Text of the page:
Current Affairs Politics

Maíria Cahill And Micheál Martin’s Cynical Opportunism

Fianna Fáil, back from the dead ( (Photo: Séamas Ó Sionnaigh, Binn Éadair, Cúige Laighean, Éire, Meitheamh 2012)
Maíria Cahill with Micheál Martin lurking in the background. Suitably enough (Íomhá: Gerry Mooney / Irish Independent)

Maíria Cahill, a member of a respected Republican family from Belfast and a former youth activist with Sinn Féin, has recently sought vindication for what she regards as unfair treatment at the hands of the (Provisional) Irish Republican Army – and Sinn Féin – during the late 1990s and early 2000s. She has convincingly argued that her complaints of a series of sexual assaults at the hands of prominent member of the (P)IRA in 1997-98 were subject to an inadequate military investigation followed by an internal cover-up. I have already made clear my own belief in her claims, even when one takes into account the distorted spinning of Ireland’s generally anti-republican newspapers, both nationally and regionally. Yes, there is some confusion in the sequence of events, as well contradictory statements, but the explanations offered by Sinn Féin and Gerry Adams in relation to the matter are so far unconvincing (and the hysterical reaction of some SF supporters is simply counter-productive). As the leader of arguably the largest political party on our island nation we need a fuller – and more reasoned – answer to the allegations made in recent days than has so far been issued.

However the images throughout the print and electronic media of Maíria Cahill standing outside the Oireachtas with Fianna Fáil leader Michaél Martin leaves one more than a little uneasy. FF, along with its establishment colleagues in Fine Gael and Labour, ignored the systemic abuse and maltreatment of thousands of Irish citizens in institutions funded or authorised by the state for much of the 20th century. Men, women and children; the young, the old, the ill and the disabled: all were abandoned to fates that still make headlines as each new historical revelation shocks the country. Those parties have yet to make adequate explanation or apology for their decades-old dereliction of duty (or connivance in criminal activities). Moreover unease turns to cynicism when one remembers Michaél Martin’s avowed aim of using any and all opportunities to attack Sinn Féin now that the latter threatens the fanciful restoration of Fianna Fáil’s electoral hegemony at the ballot box. The lameduck FF leader has spent more time criticising SF north and south on a range of issues than he has fighting for the rights and equalities of Irish citizens living in the north-east of our nation.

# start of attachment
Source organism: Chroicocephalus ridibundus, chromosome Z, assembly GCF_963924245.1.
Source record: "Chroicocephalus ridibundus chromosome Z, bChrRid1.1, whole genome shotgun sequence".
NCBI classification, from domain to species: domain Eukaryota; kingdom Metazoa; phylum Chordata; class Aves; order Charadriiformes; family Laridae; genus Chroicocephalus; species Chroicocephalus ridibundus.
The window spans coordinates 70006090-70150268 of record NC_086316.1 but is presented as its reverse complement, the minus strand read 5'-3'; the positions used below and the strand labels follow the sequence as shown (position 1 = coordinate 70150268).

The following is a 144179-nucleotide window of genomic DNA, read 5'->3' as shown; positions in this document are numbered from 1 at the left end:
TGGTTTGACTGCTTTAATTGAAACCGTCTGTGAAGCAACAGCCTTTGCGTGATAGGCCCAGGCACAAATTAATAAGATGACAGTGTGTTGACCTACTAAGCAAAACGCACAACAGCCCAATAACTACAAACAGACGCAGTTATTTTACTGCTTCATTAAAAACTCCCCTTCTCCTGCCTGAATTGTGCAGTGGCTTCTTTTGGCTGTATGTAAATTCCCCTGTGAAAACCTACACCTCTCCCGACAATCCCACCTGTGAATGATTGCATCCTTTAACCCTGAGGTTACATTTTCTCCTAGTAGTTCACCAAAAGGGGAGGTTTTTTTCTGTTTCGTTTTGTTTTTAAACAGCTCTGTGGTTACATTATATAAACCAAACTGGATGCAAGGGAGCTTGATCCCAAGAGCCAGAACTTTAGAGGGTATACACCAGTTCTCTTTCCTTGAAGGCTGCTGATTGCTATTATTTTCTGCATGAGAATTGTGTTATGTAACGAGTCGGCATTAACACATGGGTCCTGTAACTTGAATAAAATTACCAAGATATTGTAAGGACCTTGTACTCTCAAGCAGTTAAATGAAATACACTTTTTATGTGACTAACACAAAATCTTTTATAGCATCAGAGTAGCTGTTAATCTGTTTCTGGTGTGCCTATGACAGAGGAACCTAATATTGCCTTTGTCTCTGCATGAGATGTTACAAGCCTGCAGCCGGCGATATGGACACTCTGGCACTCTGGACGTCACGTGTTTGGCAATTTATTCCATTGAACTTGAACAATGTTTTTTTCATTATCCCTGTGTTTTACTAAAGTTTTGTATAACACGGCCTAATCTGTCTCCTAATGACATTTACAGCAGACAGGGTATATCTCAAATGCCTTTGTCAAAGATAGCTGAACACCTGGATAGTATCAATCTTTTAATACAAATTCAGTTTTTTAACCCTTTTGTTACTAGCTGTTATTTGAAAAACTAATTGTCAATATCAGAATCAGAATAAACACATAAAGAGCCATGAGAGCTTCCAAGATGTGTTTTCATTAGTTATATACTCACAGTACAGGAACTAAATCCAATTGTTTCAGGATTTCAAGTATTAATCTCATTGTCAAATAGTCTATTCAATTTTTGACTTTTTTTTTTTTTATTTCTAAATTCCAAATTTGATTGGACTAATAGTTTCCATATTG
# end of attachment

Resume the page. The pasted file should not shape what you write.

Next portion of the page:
While significant elements of this country’s political and media establishments, the Irish continuity state, exploit this latest scandal within the (Provisional) Republican movement it is worth noting that those very same elements would otherwise deny that Maíria Cahill, or the community she comes from, are Irish people or citizens of this Republic at all. Some of the journalists and writers most prominent online in championing her cause are the very same ones who in recent months and years would have refused to recognise Ms. Cahill as Irish. Instead they would have described her as “British”.  And when the outrage has died, and the story has faded from public consciousness, no doubt they will go back to doing so again.